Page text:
Is SEO bullsh*t or what?

Many of y’all know that I’m a web monkey – my dayjob is building & working on websites. I’ve been doing this for over 15y and consider myself to be more of a business consultant with some technical skills. I’ve learned a fair bit about SEO along the way.

I started a newsletter on January 21, with the objective of attracting an audience. For ‘SEO purposes’ the newsletter issues are also available on my site (though published a few days after subscribers get them).

A couple of SEO points I picked up during my years – pretty straightforward, basic stuff:

  • Google likes regularly posted content
  • Google likes looooong content
  • Google likes updated home pages
  • Google likes content optimized for key words

My MO for my newsletter has been a stream of consciousness writing, so they’re not very planned out and they’re not keyword optimized.

This is intentional – if I spent the time to properly organize my writing, it can easily take me a whole day. If I wanted to get a newsletter out regularly, I just had to write it within a couple of hours (and on a Saturday morning when I’m not feeling as pressured to be productive).

My newsletter fulfills, like 2 1/2 of the 4 points:

  • It’s posted every Saturday like clockwork
  • The issues are loooooong
  • The home page is sorta updated (the Latest Posts section on the homepage is updated, but it just shows the title & image for posts).

Now let’s take a look at my actual analytics since January 1

is SEO bullshit
Yes, these are my actual stats. No, they’re not very good.

I realize that I have not optimized my content at all on the site (and by optimize I mean targeting a unique keyword with every page & post and then following the content analysis recommendations of my SEO plugin).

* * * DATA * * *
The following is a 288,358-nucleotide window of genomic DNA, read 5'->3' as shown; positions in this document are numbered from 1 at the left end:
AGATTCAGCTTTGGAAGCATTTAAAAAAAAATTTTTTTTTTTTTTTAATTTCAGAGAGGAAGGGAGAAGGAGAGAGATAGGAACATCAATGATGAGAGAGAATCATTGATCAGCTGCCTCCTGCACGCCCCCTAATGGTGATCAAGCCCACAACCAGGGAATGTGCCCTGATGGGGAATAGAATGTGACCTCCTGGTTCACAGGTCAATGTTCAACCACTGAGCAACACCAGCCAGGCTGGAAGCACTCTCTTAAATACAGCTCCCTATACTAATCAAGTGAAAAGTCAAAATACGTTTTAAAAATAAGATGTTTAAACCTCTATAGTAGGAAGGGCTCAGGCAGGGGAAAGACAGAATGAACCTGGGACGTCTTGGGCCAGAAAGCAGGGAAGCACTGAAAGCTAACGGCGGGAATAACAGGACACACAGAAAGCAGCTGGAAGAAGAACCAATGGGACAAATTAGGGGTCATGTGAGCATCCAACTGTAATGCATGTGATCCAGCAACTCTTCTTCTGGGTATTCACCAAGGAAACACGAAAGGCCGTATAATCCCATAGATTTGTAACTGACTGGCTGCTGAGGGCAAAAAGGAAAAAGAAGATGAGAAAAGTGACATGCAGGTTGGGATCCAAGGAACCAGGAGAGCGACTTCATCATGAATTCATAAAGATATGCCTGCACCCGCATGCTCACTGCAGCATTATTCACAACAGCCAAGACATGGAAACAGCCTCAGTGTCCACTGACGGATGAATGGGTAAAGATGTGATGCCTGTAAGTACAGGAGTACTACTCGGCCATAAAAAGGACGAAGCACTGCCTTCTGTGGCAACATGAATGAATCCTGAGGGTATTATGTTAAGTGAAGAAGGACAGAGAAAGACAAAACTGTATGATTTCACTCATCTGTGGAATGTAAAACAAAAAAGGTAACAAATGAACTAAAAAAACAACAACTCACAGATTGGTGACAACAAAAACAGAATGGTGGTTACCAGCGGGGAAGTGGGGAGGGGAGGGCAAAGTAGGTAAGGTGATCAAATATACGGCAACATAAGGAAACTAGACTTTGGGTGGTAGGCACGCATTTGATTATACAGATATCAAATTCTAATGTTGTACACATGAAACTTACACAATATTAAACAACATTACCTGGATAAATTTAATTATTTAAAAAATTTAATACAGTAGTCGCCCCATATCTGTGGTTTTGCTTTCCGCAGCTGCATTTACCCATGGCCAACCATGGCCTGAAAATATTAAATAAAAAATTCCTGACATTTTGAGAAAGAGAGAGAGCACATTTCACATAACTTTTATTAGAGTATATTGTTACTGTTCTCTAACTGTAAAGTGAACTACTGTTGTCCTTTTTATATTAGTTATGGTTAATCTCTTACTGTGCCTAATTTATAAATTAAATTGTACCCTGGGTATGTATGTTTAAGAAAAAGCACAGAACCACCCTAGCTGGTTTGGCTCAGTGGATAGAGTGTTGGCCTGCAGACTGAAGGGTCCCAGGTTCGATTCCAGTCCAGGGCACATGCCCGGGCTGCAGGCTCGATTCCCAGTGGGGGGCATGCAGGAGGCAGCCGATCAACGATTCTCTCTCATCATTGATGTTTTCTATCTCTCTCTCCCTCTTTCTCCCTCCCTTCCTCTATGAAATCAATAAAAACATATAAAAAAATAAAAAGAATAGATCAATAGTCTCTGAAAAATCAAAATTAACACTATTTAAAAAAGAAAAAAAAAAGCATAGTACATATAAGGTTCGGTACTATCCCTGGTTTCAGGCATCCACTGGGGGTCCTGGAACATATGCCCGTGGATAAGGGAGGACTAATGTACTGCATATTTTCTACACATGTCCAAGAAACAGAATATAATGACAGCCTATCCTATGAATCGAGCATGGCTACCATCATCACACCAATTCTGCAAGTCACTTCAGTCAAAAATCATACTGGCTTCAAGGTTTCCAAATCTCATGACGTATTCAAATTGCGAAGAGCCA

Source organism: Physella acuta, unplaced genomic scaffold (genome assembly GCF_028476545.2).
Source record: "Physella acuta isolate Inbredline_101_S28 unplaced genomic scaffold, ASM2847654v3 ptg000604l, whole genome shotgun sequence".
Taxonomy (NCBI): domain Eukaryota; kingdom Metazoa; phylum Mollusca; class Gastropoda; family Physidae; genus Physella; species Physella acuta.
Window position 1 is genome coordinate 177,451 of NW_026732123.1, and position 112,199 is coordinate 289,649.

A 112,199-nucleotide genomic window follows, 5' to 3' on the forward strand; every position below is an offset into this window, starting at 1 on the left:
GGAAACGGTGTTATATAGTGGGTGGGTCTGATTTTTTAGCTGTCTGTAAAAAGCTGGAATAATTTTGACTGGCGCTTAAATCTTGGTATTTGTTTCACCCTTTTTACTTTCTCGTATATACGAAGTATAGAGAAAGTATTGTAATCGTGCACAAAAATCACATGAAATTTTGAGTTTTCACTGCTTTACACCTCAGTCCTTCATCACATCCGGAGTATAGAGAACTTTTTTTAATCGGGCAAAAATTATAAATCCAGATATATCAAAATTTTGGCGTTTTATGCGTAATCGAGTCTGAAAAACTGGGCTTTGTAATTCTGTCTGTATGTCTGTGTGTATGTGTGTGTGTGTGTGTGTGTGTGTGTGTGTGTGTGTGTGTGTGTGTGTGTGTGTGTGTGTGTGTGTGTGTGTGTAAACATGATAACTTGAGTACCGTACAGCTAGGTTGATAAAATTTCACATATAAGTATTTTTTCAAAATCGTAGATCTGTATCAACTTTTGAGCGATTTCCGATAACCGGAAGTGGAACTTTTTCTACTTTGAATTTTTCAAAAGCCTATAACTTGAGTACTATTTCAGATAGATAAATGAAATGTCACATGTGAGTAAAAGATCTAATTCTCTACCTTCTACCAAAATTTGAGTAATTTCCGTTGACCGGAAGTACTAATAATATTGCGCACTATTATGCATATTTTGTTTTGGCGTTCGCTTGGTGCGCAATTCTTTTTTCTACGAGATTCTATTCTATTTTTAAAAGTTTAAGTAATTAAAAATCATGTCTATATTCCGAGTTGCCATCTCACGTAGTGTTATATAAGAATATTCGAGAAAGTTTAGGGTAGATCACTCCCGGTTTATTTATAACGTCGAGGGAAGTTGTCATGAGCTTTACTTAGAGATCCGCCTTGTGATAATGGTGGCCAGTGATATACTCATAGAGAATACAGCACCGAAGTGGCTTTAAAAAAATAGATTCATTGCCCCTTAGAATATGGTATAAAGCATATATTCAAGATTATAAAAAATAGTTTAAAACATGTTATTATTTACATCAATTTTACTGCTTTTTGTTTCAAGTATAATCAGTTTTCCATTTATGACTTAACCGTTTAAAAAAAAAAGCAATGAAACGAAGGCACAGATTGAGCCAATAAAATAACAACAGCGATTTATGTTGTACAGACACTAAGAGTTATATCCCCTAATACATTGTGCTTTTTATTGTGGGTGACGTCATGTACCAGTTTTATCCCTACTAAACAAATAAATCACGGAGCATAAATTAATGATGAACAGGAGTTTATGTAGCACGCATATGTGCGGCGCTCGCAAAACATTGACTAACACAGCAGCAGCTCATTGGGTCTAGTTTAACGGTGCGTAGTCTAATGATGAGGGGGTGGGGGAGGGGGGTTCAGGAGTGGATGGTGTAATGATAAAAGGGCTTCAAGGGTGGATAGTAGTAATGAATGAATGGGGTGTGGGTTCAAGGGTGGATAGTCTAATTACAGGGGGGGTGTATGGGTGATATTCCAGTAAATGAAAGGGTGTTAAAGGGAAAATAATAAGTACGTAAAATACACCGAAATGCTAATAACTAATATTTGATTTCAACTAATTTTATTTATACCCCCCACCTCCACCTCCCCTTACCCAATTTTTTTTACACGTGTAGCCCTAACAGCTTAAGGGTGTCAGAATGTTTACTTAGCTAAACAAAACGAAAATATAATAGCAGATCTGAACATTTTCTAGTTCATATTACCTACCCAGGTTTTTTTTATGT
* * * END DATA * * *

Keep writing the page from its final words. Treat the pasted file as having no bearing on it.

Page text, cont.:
But after posting religiously – and posting more content besides my newsletter issues – I expected to see an eventual bump in traffic.

I did not expect to see an overall decline in traffic.

That’s some bullshit right there.

Now I haven’t paid attention to my site in a few months as I’ve been focused on writing stories & newsletters. But I really expected better.

From working with ‘SEO professionals’ (who I’m starting to think are just bullshit artists), regular (aka at least once a week) posts that are optimized for keywords should show an uptick in traffic after 3 months.

As I’ve said, I have not keyword optimized anything here (and I can’t wait for an SEO bro to commen DUH WITHOUT KEYWORD OPTIMIZATION WHAT DID YOU EXPECT), but still: Google really needs to have a term used specifically in multiple spots (title, url, content, at least a couple of headers, in image alt text) to deem content ‘worthy?’

It comes to mind that a corporation whose main income is from advertising would make it harder to find content because that makes it more likely that a business will advertise with them. Facebook is more transparent about how they throttle the reach of business pages because they want to encourage paid advertising, but Google tends to get a free pass for doing the same thing.

(PS Facebook pages are useless – just delete them already. (I did.))

There’s also a major flaw in Google’s thinking: that incoming links are indicative of a content’s value. They invented a metric called PageRank to measure pages, then decided that if content that people link to must be good content and made it a HUGE factor in PageRank.